Why can happiness not stem from helping those around us do better? Why is my inconvenience (Mask? I'm not wearing a stupid mask!) more important that an other's suffering? (Oh, yes, capitalists, I know socialism is the gateway political theory to communism.) Humanity didn't get this far by being egocentric, at least not individually. We got here through cooperation and doing things for the greater good of humankind.
So let's be kind to each other. Let's put the safety of others before our own comfort. Let's work together and make things better, instead of using shopping therapy like it actually works.

Rant over.

Saturday, May 9, 2020

Self-discovery During Quarantine

Confession time, I'm pretty lazy. I can watch TV almost all day without it bothering me. (Lucky me, right?) Of course, I'm getting older, so my body doesn't appreciate sloth come sleep time. If I don't get some exercise, then I get leg twinges or aches, which sucks, but, at least, I know how to stave them off. ( horrible.)

During our self-isolation, I discovered some things about myself that surprised me. I do not like audio books. (I'm sorry, was that a collective gasp? I know a lot of devotees.) I'd never have guessed, because I love books. Now, I can see the benefit if you're doing something else: driving, running, knitting etc, but I just doesn't work for me to sit and listen to someone (especially with the wrong voice) read me a story when I've nothing else to do.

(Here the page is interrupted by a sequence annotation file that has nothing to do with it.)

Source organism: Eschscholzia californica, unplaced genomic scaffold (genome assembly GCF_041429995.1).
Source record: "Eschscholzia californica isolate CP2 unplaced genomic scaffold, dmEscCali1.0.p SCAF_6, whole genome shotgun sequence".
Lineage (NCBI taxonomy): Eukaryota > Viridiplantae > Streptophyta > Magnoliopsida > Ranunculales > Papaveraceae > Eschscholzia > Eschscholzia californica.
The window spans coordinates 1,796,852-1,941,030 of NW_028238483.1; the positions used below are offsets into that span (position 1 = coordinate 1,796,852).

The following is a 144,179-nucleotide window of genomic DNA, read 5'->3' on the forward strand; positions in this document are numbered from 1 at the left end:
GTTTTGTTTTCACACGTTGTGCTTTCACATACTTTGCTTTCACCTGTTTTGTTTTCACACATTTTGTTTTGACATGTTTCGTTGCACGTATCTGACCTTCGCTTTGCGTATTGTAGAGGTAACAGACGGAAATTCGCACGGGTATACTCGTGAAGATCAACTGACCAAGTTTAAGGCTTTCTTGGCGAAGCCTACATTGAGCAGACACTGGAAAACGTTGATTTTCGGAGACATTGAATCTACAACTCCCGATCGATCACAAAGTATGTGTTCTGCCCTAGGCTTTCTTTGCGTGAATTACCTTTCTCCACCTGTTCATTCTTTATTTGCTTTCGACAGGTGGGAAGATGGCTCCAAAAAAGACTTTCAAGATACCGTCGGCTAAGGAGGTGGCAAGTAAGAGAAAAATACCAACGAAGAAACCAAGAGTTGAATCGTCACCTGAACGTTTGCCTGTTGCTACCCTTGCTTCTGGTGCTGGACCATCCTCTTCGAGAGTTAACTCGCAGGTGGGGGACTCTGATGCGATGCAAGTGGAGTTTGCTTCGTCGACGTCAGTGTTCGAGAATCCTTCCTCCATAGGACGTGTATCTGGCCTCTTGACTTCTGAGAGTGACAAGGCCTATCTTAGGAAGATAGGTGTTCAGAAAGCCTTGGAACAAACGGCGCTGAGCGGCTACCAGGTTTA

I do, however, enjoy an afternoon "beverage" and snack, probably more than I should. I'm also over the moon that we have the sun porch, as it gives us a window to the outside world and its happenings, even on a limited basis. We have a bevy of...unique...personages that frequent our downtown neighbourhood, so it keeps things interesting.
View from the sun porch
I've found that after an initial rush of "get things done", I've petered off. Why do today what you can put off until tomorrow, right? Unless the sun is out and then our little garden calls, the dirty windows beg to be cleaned and fresh airs seduces us to wanton acts of being outside. (Another gasp?)
We still have to deal with this crap.

Speaking of going outside, have become terrible. A month and a half in slippers and all of a sudden shoes are these horrible restrictive devices that make my feet hurt after being in them for more than half an hour. What's with that?

I'm sure there will be other things that come to light in the strange days of COVID-19. Have you had any epiphanies?